Kim Dotcom, a NZ resident: GCSB didn’t know, but US did?

By Toby Manhire In The Internaut

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26th September, 2012 Leave a Comment

Kim Dotcom's modest residency celebration

A quick note on the latest explosion of Kim Dotcom snafu-itis on the part of the New Zealand authorities.

The GCSB seemingly were comfortable with the assurance of NZ police that Kim Dotcom and co-accused Bram Van Der Kolker were not New Zealand permanent residents (or were “foreign nationals”, of which more later) and hence exempt from prohibitions on domestic surveillance, and so, it’s been reported, they happily continued to intercept the communications of the men up until January 20, the day of the big fist-pumping raid in Coatesville.

And yet their friends in the US seemed not to be troubled by such confusion.

In the big indictment filed in a US court against MegaUpload and a number of its executives, among them Dotcom and Van Der Kolker, and dated January 5 – that’s more than a fortnight before the raid, and the apparent cessation of what now appears to have been illegal surveillance – the two men are clearly labelled as NZ residents.

KIM DOTCOM, who has also been known as KIM SCHMITZ and KIM TIM JIM VESTOR, is a resident of both Hong Kong and New Zealand, and a dual citizen of Finland and Germany …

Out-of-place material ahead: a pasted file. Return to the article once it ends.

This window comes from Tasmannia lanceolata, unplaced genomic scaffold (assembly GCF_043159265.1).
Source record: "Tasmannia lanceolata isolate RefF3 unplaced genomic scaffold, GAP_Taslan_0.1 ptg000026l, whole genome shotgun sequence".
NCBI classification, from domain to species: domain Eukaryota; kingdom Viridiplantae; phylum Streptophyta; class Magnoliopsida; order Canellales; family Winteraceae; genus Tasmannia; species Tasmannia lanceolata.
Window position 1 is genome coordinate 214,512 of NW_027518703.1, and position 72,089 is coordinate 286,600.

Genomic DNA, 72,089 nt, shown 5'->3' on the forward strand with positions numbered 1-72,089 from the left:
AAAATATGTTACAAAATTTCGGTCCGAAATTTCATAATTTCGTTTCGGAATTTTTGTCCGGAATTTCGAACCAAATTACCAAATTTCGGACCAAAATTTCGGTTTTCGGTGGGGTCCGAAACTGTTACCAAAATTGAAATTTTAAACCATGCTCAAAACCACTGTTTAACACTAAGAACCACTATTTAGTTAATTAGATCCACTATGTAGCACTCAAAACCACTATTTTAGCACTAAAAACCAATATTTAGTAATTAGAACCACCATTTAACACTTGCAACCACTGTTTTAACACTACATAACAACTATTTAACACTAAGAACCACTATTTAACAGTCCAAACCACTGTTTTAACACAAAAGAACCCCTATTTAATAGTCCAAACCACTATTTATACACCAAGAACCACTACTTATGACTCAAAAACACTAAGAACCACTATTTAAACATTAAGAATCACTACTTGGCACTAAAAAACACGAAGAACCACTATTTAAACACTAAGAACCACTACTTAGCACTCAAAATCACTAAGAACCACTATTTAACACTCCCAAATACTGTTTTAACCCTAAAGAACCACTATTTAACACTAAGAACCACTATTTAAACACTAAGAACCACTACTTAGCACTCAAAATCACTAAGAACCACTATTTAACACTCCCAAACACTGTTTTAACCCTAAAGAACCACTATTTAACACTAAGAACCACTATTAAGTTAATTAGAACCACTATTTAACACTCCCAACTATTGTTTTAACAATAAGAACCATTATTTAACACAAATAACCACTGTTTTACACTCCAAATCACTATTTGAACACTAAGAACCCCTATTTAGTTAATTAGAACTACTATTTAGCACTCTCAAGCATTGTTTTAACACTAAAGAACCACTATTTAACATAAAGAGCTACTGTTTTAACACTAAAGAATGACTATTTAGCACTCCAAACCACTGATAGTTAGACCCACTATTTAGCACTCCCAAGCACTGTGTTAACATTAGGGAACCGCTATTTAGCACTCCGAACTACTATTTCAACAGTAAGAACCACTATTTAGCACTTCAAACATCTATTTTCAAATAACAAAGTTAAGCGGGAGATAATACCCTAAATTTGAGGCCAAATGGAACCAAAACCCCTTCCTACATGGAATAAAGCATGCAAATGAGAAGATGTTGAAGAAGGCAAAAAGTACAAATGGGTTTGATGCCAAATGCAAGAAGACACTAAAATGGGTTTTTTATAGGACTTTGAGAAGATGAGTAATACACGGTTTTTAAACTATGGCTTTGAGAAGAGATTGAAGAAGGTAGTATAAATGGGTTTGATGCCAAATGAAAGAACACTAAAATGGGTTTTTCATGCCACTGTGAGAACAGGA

BRAM VAN DER KOLK, who has also been known as BRAMOS, is a resident of both the Netherlands and New Zealand.

Kim Dotcom is widely reported to have formal Hong Kong residency. I’m assuming BvdK has formal Dutch residency. But all the same, you might argue that “resident” in this sense could be read as referring simply to where the individuals happen to be resting their heads – rather than any formal status. I doubt that, but either way, should it not have set alarm bells ringing among NZ’s spooks and police?

A final thought: the citizen-status description of Dotcom and Van Der Kolker above would tend to support their categorisation as “foreign nationals”. According to reports “the GCSB asked for assurances the men were all foreign nationals”.

But the “foreign national” status – which according to legal expert Graeme Edgeler is not a term widely used in New Zealand law – and is in this sense arguably not mutually exclusive from a permanent resident.

Is it possible the cockup, if we take the optimistic view that it was a cockup, stemmed from this?

gracewood.ben@gmail.com

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